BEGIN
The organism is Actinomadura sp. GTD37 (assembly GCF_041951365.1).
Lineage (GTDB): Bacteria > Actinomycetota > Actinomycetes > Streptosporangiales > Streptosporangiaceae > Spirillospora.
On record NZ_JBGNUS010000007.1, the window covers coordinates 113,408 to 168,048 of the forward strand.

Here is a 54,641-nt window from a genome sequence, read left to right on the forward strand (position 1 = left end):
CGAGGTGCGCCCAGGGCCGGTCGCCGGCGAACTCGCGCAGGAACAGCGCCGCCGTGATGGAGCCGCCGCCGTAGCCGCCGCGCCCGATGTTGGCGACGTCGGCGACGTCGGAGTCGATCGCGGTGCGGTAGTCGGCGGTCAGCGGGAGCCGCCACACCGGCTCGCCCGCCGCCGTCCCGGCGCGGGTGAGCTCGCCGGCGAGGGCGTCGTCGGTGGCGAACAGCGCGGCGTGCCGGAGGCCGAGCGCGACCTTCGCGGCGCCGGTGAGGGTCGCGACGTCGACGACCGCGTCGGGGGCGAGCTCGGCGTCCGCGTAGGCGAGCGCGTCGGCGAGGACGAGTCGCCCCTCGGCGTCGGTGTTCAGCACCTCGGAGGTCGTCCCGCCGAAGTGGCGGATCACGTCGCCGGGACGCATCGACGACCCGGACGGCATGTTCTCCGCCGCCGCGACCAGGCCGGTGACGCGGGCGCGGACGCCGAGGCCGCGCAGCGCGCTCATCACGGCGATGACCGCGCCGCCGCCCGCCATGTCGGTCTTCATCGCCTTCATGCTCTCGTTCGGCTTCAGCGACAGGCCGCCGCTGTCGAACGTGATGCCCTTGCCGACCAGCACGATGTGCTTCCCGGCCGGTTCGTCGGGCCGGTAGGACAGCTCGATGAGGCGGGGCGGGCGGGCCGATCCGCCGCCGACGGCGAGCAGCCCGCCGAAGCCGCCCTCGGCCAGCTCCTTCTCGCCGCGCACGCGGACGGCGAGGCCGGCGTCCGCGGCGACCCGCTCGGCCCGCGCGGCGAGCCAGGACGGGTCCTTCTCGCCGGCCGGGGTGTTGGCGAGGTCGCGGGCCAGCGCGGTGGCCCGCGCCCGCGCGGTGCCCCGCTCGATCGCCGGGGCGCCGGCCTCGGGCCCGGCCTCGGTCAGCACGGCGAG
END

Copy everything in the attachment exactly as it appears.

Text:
The organism is Actinomadura sp. GTD37 (assembly GCF_041951365.1).
Lineage (GTDB): Bacteria > Actinomycetota > Actinomycetes > Streptosporangiales > Streptosporangiaceae > Spirillospora.
On record NZ_JBGNUS010000007.1, the window covers coordinates 113,408 to 168,048 of the forward strand.

Here is a 54,641-nt window from a genome sequence, read left to right on the forward strand (position 1 = left end):
CGAGGTGCGCCCAGGGCCGGTCGCCGGCGAACTCGCGCAGGAACAGCGCCGCCGTGATGGAGCCGCCGCCGTAGCCGCCGCGCCCGATGTTGGCGACGTCGGCGACGTCGGAGTCGATCGCGGTGCGGTAGTCGGCGGTCAGCGGGAGCCGCCACACCGGCTCGCCCGCCGCCGTCCCGGCGCGGGTGAGCTCGCCGGCGAGGGCGTCGTCGGTGGCGAACAGCGCGGCGTGCCGGAGGCCGAGCGCGACCTTCGCGGCGCCGGTGAGGGTCGCGACGTCGACGACCGCGTCGGGGGCGAGCTCGGCGTCCGCGTAGGCGAGCGCGTCGGCGAGGACGAGTCGCCCCTCGGCGTCGGTGTTCAGCACCTCGGAGGTCGTCCCGCCGAAGTGGCGGATCACGTCGCCGGGACGCATCGACGACCCGGACGGCATGTTCTCCGCCGCCGCGACCAGGCCGGTGACGCGGGCGCGGACGCCGAGGCCGCGCAGCGCGCTCATCACGGCGATGACCGCGCCGCCGCCCGCCATGTCGGTCTTCATCGCCTTCATGCTCTCGTTCGGCTTCAGCGACAGGCCGCCGCTGTCGAACGTGATGCCCTTGCCGACCAGCACGATGTGCTTCCCGGCCGGTTCGTCGGGCCGGTAGGACAGCTCGATGAGGCGGGGCGGGCGGGCCGATCCGCCGCCGACGGCGAGCAGCCCGCCGAAGCCGCCCTCGGCCAGCTCCTTCTCGCCGCGCACGCGGACGGCGAGGCCGGCGTCCGCGGCGACCCGCTCGGCCCGCGCGGCGAGCCAGGACGGGTCCTTCTCGCCGGCCGGGGTGTTGGCGAGGTCGCGGGCCAGCGCGGTGGCCCGCGCCCGCGCGGTGCCCCGCTCGATCGCCGGGGCGCCGGCCTCGGGCCCGGCCTCGGTCAGCACGGCGAG